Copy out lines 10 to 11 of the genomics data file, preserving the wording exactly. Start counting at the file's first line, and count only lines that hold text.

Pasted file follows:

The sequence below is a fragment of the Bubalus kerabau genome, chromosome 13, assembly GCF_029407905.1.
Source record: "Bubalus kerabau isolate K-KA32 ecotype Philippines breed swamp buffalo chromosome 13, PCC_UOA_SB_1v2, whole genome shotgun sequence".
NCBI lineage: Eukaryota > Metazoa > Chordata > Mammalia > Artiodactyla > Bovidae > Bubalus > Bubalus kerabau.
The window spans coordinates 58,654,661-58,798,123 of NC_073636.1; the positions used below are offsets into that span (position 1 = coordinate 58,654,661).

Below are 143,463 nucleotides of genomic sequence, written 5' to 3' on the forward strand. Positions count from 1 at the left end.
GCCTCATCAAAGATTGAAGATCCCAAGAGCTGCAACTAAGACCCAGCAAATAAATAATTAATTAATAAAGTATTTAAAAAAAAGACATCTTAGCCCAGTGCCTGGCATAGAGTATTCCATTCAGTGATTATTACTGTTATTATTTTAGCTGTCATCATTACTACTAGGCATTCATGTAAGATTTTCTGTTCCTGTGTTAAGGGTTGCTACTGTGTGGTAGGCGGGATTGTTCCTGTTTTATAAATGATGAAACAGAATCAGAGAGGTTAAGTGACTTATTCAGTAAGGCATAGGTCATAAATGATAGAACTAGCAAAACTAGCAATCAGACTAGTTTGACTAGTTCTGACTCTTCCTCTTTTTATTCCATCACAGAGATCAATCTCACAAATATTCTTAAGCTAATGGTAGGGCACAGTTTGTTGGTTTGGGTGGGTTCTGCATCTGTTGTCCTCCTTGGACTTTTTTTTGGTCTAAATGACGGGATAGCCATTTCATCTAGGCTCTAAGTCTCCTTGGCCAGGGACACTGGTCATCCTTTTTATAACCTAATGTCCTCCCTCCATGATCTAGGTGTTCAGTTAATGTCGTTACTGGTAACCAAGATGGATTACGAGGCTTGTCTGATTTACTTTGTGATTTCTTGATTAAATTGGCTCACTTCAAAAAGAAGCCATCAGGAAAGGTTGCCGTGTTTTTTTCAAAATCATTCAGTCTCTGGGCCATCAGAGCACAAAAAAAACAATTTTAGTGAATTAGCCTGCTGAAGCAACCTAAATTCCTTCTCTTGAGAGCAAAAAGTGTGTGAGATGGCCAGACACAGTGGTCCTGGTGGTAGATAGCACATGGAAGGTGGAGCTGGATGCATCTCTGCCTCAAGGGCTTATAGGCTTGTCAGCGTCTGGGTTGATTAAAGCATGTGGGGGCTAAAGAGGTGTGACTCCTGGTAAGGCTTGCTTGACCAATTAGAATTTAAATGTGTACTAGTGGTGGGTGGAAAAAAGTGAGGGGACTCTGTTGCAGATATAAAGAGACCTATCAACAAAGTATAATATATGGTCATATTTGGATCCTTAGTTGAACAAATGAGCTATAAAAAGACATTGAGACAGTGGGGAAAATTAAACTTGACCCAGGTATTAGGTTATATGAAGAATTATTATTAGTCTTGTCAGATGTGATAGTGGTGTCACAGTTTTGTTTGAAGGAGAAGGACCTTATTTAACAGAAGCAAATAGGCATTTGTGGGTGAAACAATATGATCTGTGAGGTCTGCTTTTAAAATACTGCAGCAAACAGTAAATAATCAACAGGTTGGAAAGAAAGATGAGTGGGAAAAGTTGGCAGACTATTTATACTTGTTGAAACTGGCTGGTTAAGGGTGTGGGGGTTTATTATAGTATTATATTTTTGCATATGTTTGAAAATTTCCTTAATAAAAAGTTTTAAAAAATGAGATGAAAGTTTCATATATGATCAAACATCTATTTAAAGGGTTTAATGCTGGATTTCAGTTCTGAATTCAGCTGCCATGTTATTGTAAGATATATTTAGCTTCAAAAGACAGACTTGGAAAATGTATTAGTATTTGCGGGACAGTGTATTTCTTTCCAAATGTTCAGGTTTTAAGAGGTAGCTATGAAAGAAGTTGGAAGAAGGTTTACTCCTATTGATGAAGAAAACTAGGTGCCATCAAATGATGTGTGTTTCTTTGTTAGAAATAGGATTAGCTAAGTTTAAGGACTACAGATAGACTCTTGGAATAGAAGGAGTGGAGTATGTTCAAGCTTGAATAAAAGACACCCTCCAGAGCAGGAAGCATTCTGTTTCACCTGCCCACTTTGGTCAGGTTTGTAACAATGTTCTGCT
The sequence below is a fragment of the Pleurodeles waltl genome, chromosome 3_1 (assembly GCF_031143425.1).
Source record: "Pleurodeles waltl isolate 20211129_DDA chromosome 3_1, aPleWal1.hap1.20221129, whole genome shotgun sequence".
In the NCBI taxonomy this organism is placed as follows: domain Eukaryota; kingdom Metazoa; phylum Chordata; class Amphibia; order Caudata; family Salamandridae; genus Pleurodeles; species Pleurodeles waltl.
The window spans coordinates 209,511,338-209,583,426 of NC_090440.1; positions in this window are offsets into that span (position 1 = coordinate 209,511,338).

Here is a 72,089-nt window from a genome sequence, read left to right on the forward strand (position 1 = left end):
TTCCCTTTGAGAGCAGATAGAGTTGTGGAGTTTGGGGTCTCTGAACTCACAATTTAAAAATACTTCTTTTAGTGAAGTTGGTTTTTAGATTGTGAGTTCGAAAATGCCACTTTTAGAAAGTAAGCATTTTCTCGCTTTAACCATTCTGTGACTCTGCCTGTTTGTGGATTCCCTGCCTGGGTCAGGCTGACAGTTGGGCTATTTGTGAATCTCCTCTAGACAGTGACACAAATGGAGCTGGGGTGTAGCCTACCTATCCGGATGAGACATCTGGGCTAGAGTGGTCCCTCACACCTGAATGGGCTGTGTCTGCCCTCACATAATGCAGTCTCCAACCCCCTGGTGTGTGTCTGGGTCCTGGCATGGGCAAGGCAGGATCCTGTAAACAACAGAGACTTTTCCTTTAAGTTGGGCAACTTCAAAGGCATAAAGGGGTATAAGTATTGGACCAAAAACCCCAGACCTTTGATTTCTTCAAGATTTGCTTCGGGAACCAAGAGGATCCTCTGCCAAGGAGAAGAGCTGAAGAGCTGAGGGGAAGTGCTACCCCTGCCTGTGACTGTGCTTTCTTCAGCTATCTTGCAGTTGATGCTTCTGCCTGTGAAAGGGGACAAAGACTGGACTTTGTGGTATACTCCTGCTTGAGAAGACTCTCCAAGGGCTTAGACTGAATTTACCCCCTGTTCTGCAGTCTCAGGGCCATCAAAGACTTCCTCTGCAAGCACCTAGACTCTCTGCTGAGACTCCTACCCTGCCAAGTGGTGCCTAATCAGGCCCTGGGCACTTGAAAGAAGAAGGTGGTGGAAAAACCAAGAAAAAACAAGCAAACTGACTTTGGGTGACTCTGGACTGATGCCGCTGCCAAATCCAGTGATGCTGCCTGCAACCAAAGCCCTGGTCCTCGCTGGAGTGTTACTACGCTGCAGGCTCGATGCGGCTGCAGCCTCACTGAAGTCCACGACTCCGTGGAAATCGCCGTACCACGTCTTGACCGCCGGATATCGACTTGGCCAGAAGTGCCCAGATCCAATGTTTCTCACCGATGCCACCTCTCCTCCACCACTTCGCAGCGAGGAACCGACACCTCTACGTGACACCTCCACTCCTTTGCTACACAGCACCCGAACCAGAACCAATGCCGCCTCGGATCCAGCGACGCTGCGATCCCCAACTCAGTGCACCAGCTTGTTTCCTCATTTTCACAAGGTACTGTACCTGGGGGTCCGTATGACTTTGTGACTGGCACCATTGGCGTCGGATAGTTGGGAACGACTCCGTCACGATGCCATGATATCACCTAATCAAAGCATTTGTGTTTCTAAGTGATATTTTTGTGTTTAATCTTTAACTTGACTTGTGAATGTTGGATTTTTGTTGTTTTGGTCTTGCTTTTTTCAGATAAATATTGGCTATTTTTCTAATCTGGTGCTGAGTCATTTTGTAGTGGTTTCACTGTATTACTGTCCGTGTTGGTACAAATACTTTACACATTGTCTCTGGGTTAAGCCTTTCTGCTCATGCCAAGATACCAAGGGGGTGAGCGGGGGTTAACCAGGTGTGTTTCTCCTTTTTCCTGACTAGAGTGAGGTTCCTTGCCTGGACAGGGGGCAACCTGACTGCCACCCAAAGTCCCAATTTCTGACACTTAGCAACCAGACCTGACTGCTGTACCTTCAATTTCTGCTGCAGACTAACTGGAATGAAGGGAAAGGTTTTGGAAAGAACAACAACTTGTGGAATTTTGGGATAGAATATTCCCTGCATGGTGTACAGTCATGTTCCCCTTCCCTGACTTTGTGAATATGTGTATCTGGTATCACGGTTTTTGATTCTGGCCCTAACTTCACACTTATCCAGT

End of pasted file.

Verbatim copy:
The window spans coordinates 209,511,338-209,583,426 of NC_090440.1; positions in this window are offsets into that span (position 1 = coordinate 209,511,338).

Here is a 72,089-nt window from a genome sequence, read left to right on the forward strand (position 1 = left end):